Yahoo CEO Thompson revealed cancer diagnosis right before firing

Scott Thompson told the Yahoo board before he was ousted as CEO over the weekend that he has thyroid cancer, The Wall Street Journal reported Monday.

Thompson revealed the diagnosis as evidence arose that seemed tocontradict his story about why he was not responsible for a degreelisted on his resume that he does not have, the newspaper reported,citing anonymous sources familiar with the situation. The cancerdiagnosis came while Thompson’s academic record was under scrutiny by aYahoo board committee appointed toinvestigate the matter. Thompson didnot want his illness to be publicly disclosed, a source told theJournal, and he has begun treatment for the disease.

Ousted Yahoo CEO Scott Thompsonhas cancer, according to company insiders.

Thompson, who had been under increasing pressure to step down becauseof the resume situation, decided to resign in part because of thecancer diagnosis, one source told the newspaper. His resume listed anaccounting and computer science degree from Stonehill College inEaston, Massachusetts, but his degree was in accounting only, it wasdiscovered. Thompson blamed the error on a head-hunting firm that hadbeen involved when he was named president of eBay’s PayPal division,but the firm, Heidrick and Struggles, publicly discounted that claim,saying that it could prove it was false.

Yahoo announced Sunday that Thompson had left the company and that RossLevinsohn, who had been in charge of the company’s media websites,would step in as interim CEO while the board searches for areplacement. Fred Amoroso was also named chairman of the board,replacing non-executive Chairman Roy Bostock. The board also announcedit had settled a proxy fight by activist shareholder Daniel Loeb, wholeads the Third Point investment fund, which owns about 5.8 percent ofYahoo. Loeb brought to light the discrepancy in Thompson’s academicrecord, which played a central role in plunging the company into thelatest of what has been a long series of controversies and missteps byYahoo management.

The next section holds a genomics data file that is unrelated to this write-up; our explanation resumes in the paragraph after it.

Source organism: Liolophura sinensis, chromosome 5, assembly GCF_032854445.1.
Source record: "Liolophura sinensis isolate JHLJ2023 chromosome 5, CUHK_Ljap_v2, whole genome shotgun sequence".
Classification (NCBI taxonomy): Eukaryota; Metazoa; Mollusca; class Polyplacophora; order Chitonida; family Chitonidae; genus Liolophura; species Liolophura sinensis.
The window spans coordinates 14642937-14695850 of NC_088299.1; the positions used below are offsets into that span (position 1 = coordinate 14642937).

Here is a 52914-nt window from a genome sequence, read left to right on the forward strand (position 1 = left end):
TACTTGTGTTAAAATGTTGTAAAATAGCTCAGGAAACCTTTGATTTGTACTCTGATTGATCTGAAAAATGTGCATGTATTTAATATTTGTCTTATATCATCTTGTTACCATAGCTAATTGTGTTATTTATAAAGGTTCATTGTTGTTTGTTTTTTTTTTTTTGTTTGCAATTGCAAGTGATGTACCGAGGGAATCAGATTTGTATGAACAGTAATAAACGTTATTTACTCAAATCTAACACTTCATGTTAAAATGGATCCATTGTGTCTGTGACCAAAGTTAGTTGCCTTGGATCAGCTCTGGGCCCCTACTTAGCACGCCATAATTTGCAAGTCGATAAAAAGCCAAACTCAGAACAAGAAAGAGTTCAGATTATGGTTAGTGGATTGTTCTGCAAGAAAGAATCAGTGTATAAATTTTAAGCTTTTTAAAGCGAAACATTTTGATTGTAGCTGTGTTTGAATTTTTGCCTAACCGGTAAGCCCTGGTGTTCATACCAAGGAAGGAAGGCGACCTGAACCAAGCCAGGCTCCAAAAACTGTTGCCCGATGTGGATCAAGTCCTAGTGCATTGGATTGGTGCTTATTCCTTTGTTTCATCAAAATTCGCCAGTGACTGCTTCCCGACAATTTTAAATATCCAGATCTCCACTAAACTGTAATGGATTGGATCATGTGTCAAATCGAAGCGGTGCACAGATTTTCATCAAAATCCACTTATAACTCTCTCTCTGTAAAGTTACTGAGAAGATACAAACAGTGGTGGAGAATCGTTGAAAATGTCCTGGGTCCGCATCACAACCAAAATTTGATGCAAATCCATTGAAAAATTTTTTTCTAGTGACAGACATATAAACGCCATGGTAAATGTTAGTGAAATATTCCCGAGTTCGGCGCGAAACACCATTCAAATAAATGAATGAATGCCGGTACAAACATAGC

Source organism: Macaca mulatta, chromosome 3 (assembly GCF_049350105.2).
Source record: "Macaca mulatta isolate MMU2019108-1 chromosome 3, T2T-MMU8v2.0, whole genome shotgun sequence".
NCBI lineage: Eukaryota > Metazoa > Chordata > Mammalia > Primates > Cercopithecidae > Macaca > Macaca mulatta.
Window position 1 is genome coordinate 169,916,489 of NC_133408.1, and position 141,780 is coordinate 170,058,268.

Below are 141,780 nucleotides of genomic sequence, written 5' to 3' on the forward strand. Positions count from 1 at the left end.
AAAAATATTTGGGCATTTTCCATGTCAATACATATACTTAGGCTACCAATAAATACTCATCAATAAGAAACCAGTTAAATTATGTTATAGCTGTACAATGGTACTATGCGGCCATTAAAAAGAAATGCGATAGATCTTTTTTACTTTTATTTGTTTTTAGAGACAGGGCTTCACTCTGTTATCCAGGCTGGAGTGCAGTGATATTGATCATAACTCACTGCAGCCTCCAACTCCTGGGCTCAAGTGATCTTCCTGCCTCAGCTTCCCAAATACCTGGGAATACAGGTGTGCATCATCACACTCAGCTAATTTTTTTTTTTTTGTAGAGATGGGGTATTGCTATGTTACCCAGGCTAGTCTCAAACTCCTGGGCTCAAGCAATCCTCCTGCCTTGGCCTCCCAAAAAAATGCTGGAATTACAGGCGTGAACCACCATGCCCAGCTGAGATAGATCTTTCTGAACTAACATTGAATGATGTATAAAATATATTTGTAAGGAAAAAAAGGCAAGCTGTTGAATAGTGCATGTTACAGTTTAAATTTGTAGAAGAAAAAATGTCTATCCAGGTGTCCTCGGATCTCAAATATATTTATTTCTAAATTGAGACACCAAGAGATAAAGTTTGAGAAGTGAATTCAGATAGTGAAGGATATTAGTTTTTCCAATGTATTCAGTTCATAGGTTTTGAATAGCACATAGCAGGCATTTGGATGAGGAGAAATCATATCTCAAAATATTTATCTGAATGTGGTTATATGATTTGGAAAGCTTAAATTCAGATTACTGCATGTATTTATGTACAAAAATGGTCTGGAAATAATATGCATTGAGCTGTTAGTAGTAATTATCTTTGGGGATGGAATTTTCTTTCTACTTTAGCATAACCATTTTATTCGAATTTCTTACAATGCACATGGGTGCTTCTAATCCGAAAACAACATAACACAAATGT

Soon after Yahoo announced that Thompson had left the company — it didnot call his departure a “resignation” — Kara Swisher, the reporterwho broke the news that Thompson was out as CEO on the All Things Dblog Sunday, postedLevinsohn’s first memo to employees in which he sought tooffer encouragement.

“Importantly, today’s announcements lay to rest the unfortunate andserious distractions surrounding our senior leadership and thecomposition of our Board going forward,” said the memo, which was saidto have been obtained from multiple Yahoo sources.

“Of course, these changes will also raise new questions along withthose it answers. I invite you to bring those questions to me, or anymember of the executive leadership team, and we will answer them asforthrightly and promptly as we can. Please also look for an invite andplan to attend an all-hands meeting we are organizing for Mondayafternoon — we look forward to speaking with you further at thattime,” it went on to say before encouraging employees to focus on themomentum that the company has created in the last few months.

Stringof management errors
That seems to be a reference to Thompson’s brief tenure as CEO. He wasappointed to the post in early January and quickly made managementchanges and announced layoffs. About 2,000 positions were cut at Yahoo.Those layoffs were a catalyst intriggering Loeb to take action, withthe investor arguing that Thompson should not have begun that level ofjob cuts without having first laid out a more detailed strategy.

Yahoo, once a leading Internet company, has stumbled in recent years asfierce competition from Google and later Facebook, among others, dentedthe company both in terms of users and finances. Thompson’s hiring waswidely seen as the balm that would soothe the company’s wounds, broughtin to replace Carol Bartz, whose no-nonsense, blunt style soon becamemore of a focus than the effort she put in to trying to turn thecompany around. Bartz was fired last September.

Yahoo also had rejected an acquisition offer from Microsoft,whichremained a sticking point, including with Loeb, who cited that decisionas one in a string of management errors.

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